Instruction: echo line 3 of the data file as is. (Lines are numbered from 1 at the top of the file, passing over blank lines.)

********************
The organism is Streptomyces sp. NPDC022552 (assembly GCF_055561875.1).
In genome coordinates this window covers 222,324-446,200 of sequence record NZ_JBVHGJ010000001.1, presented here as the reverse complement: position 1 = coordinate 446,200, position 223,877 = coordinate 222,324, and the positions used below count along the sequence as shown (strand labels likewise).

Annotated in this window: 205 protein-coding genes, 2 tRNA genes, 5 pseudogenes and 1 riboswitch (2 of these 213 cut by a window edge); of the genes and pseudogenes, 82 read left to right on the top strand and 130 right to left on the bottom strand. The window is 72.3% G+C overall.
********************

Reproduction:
Annotated in this window: 205 protein-coding genes, 2 tRNA genes, 5 pseudogenes and 1 riboswitch (2 of these 213 cut by a window edge); of the genes and pseudogenes, 82 read left to right on the top strand and 130 right to left on the bottom strand. The window is 72.3% G+C overall.